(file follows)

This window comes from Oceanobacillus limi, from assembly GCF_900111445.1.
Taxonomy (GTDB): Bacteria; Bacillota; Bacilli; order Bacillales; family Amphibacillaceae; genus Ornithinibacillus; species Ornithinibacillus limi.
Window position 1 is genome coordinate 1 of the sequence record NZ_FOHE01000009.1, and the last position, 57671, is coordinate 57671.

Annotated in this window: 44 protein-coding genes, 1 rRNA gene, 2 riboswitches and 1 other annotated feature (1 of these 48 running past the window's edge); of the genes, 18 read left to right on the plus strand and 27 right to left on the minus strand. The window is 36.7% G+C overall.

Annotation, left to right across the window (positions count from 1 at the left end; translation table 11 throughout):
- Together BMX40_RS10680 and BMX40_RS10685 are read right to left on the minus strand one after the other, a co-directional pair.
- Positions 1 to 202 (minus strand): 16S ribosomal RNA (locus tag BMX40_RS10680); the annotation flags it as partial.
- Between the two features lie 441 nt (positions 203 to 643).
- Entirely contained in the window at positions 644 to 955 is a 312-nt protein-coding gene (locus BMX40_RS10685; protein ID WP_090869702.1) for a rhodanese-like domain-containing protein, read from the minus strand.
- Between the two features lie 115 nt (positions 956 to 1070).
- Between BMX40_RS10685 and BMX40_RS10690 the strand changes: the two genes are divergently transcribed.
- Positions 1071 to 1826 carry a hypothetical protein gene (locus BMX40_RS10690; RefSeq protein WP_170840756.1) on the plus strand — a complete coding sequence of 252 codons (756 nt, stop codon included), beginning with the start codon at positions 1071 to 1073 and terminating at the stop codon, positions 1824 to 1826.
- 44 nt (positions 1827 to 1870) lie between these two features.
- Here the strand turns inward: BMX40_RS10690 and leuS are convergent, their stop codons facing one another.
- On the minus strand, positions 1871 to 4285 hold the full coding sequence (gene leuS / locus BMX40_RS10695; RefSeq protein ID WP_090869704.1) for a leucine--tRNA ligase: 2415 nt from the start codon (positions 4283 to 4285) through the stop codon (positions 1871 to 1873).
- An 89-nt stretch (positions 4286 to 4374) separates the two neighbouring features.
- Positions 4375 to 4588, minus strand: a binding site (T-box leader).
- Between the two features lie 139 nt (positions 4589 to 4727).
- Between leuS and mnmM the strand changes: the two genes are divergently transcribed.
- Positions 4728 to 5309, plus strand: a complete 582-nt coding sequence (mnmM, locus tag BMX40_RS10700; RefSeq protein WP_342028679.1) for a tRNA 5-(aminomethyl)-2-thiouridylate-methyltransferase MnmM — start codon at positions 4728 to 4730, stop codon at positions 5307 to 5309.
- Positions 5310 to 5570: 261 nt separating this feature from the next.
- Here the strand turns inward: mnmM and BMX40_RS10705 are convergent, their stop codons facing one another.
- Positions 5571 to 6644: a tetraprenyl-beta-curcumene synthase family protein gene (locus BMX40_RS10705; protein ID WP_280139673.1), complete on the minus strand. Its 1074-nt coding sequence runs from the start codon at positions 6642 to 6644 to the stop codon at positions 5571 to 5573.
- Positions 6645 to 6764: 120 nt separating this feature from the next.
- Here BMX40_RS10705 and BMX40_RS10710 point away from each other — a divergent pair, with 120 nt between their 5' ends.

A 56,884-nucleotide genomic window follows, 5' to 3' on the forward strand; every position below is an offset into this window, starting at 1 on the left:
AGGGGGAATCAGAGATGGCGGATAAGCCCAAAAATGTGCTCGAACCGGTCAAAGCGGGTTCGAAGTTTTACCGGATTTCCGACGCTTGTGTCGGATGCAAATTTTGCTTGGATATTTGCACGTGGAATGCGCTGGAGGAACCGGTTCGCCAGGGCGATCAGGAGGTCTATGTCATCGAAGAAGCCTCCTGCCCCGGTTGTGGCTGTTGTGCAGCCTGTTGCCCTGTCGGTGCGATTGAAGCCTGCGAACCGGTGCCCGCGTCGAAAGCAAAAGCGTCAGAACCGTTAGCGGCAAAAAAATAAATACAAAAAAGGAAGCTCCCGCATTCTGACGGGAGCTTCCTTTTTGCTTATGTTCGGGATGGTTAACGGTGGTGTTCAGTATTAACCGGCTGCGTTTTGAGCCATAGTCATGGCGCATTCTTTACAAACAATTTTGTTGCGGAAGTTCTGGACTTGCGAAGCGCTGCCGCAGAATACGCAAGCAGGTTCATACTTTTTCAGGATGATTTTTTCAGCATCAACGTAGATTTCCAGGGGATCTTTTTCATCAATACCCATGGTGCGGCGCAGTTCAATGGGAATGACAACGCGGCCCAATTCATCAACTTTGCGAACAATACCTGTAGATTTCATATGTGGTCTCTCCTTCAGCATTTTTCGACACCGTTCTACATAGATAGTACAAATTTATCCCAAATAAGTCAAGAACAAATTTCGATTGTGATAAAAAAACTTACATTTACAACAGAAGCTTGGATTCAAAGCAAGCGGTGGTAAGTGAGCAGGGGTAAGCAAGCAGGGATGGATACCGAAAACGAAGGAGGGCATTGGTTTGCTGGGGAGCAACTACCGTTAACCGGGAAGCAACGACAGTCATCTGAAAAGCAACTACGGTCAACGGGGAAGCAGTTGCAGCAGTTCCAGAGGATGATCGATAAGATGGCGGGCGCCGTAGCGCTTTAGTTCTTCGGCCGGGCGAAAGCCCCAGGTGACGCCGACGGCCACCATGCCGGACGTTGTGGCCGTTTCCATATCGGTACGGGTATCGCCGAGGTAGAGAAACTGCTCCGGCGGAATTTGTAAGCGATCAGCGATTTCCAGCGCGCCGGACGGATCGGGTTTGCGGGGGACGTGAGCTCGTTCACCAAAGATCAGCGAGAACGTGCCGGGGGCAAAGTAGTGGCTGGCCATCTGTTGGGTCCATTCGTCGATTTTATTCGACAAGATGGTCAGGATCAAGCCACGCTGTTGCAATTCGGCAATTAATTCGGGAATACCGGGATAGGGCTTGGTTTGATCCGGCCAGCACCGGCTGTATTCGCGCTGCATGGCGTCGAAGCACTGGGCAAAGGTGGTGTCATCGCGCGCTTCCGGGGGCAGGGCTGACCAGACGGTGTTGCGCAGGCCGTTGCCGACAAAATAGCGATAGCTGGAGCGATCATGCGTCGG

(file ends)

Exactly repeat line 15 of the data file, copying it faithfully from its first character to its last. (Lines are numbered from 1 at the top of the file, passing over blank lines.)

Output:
- On the minus strand, positions 1871 to 4285 hold the full coding sequence (gene leuS / locus BMX40_RS10695; RefSeq protein ID WP_090869704.1) for a leucine--tRNA ligase: 2415 nt from the start codon (positions 4283 to 4285) through the stop codon (positions 1871 to 1873).